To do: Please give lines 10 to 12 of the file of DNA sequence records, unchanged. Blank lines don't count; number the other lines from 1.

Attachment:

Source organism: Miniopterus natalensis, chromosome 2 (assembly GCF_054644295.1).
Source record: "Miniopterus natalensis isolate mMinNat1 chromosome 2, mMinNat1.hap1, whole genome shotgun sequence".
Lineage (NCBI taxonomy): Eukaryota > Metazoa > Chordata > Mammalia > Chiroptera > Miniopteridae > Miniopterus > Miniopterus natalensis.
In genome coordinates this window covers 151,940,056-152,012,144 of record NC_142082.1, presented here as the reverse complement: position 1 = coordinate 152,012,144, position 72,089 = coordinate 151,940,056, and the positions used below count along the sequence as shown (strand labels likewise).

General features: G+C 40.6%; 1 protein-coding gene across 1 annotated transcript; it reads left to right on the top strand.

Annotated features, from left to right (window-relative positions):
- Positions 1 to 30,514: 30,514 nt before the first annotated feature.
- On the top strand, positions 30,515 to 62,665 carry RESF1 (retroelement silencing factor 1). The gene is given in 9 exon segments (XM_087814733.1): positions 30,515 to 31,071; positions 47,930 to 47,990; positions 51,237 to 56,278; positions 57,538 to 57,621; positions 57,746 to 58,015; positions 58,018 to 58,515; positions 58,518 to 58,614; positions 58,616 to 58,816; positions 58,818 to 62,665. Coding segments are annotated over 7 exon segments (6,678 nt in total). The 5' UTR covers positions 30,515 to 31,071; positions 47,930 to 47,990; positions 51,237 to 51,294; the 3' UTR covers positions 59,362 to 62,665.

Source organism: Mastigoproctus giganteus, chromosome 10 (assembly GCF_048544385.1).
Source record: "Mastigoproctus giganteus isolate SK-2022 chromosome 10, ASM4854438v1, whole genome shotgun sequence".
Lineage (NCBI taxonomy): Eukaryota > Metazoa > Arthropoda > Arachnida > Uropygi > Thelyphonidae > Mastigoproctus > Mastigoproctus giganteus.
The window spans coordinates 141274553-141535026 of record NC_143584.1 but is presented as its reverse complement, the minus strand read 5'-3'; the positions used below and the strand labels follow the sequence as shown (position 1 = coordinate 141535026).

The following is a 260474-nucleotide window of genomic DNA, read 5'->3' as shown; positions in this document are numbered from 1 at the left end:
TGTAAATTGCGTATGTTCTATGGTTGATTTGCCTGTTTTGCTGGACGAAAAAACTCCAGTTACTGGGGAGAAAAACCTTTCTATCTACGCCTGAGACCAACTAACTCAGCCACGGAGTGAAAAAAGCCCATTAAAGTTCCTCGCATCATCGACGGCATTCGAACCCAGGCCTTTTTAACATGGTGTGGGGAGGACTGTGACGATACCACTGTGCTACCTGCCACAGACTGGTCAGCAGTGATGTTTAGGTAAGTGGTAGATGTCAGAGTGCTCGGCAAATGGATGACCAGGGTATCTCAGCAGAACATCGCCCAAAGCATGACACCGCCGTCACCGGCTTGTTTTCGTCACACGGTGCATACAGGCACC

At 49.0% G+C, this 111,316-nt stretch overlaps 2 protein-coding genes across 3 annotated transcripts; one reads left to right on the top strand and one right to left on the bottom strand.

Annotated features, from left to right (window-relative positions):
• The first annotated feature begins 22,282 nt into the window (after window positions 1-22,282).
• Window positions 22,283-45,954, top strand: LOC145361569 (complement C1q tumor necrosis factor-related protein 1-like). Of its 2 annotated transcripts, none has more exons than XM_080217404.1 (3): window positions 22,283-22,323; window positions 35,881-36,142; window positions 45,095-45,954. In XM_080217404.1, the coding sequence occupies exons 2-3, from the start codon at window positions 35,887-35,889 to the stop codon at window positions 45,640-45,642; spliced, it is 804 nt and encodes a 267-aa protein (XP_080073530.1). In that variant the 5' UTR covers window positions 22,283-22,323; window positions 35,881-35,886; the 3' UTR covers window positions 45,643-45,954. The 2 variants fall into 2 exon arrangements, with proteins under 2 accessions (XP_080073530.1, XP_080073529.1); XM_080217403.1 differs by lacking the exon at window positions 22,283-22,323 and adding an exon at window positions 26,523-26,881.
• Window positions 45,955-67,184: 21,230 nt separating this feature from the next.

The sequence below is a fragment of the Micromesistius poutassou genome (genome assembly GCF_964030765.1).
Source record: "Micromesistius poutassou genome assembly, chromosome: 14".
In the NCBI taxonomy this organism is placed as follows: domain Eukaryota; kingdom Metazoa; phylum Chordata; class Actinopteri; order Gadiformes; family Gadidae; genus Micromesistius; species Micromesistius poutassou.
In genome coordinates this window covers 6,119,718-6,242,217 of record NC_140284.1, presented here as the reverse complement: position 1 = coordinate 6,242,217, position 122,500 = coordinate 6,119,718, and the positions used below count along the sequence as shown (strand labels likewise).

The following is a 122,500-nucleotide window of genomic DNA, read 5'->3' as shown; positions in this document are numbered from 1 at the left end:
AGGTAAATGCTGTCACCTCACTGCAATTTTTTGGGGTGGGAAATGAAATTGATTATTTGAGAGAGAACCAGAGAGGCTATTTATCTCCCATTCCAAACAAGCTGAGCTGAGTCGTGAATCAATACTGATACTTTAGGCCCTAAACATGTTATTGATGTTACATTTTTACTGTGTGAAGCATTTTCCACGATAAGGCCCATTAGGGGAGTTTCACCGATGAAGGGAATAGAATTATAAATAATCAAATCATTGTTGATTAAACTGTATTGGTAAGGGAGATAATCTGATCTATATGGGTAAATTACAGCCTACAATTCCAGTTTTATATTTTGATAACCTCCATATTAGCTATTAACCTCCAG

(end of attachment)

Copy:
Source record: "Mastigoproctus giganteus isolate SK-2022 chromosome 10, ASM4854438v1, whole genome shotgun sequence".
Lineage (NCBI taxonomy): Eukaryota > Metazoa > Arthropoda > Arachnida > Uropygi > Thelyphonidae > Mastigoproctus > Mastigoproctus giganteus.
The window spans coordinates 141274553-141535026 of record NC_143584.1 but is presented as its reverse complement, the minus strand read 5'-3'; the positions used below and the strand labels follow the sequence as shown (position 1 = coordinate 141535026).